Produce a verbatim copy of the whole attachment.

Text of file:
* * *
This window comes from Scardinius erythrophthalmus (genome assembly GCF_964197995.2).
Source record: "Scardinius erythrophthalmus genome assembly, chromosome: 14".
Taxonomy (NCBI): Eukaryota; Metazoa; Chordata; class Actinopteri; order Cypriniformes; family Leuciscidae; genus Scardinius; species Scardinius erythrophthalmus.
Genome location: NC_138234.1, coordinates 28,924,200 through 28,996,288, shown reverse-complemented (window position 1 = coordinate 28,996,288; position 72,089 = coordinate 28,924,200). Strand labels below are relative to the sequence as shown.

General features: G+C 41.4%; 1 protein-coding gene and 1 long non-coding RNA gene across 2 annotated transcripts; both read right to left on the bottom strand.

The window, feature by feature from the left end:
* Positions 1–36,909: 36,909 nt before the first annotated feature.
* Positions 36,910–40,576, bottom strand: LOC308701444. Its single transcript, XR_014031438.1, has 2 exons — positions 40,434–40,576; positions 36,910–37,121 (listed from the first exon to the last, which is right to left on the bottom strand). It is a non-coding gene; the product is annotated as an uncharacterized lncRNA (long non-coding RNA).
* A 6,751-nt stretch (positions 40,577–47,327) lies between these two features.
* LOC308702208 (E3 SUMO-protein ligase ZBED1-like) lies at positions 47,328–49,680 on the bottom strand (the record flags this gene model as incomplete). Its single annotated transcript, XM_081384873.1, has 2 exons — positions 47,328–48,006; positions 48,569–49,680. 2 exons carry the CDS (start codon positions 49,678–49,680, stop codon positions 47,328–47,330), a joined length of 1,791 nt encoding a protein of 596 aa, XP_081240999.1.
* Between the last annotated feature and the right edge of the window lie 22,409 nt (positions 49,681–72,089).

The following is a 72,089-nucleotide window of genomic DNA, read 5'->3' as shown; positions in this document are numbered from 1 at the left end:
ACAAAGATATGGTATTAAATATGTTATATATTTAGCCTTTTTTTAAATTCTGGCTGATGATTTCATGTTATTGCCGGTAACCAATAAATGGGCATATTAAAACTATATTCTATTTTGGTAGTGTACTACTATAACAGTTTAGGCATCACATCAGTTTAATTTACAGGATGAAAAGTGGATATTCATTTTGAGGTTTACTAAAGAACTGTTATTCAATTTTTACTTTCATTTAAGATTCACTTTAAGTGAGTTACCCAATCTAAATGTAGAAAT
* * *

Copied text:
This window comes from Scardinius erythrophthalmus (genome assembly GCF_964197995.2).
Source record: "Scardinius erythrophthalmus genome assembly, chromosome: 14".
Taxonomy (NCBI): Eukaryota; Metazoa; Chordata; class Actinopteri; order Cypriniformes; family Leuciscidae; genus Scardinius; species Scardinius erythrophthalmus.
Genome location: NC_138234.1, coordinates 28,924,200 through 28,996,288, shown reverse-complemented (window position 1 = coordinate 28,996,288; position 72,089 = coordinate 28,924,200). Strand labels below are relative to the sequence as shown.

General features: G+C 41.4%; 1 protein-coding gene and 1 long non-coding RNA gene across 2 annotated transcripts; both read right to left on the bottom strand.

The window, feature by feature from the left end:
* Positions 1–36,909: 36,909 nt before the first annotated feature.
* Positions 36,910–40,576, bottom strand: LOC308701444. Its single transcript, XR_014031438.1, has 2 exons — positions 40,434–40,576; positions 36,910–37,121 (listed from the first exon to the last, which is right to left on the bottom strand). It is a non-coding gene; the product is annotated as an uncharacterized lncRNA (long non-coding RNA).
* A 6,751-nt stretch (positions 40,577–47,327) lies between these two features.
* LOC308702208 (E3 SUMO-protein ligase ZBED1-like) lies at positions 47,328–49,680 on the bottom strand (the record flags this gene model as incomplete). Its single annotated transcript, XM_081384873.1, has 2 exons — positions 47,328–48,006; positions 48,569–49,680. 2 exons carry the CDS (start codon positions 49,678–49,680, stop codon positions 47,328–47,330), a joined length of 1,791 nt encoding a protein of 596 aa, XP_081240999.1.
* Between the last annotated feature and the right edge of the window lie 22,409 nt (positions 49,681–72,089).

The following is a 72,089-nucleotide window of genomic DNA, read 5'->3' as shown; positions in this document are numbered from 1 at the left end:
ACAAAGATATGGTATTAAATATGTTATATATTTAGCCTTTTTTTAAATTCTGGCTGATGATTTCATGTTATTGCCGGTAACCAATAAATGGGCATATTAAAACTATATTCTATTTTGGTAGTGTACTACTATAACAGTTTAGGCATCACATCAGTTTAATTTACAGGATGAAAAGTGGATATTCATTTTGAGGTTTACTAAAGAACTGTTATTCAATTTTTACTTTCATTTAAGATTCACTTTAAGTGAGTTACCCAATCTAAATGTAGAAAT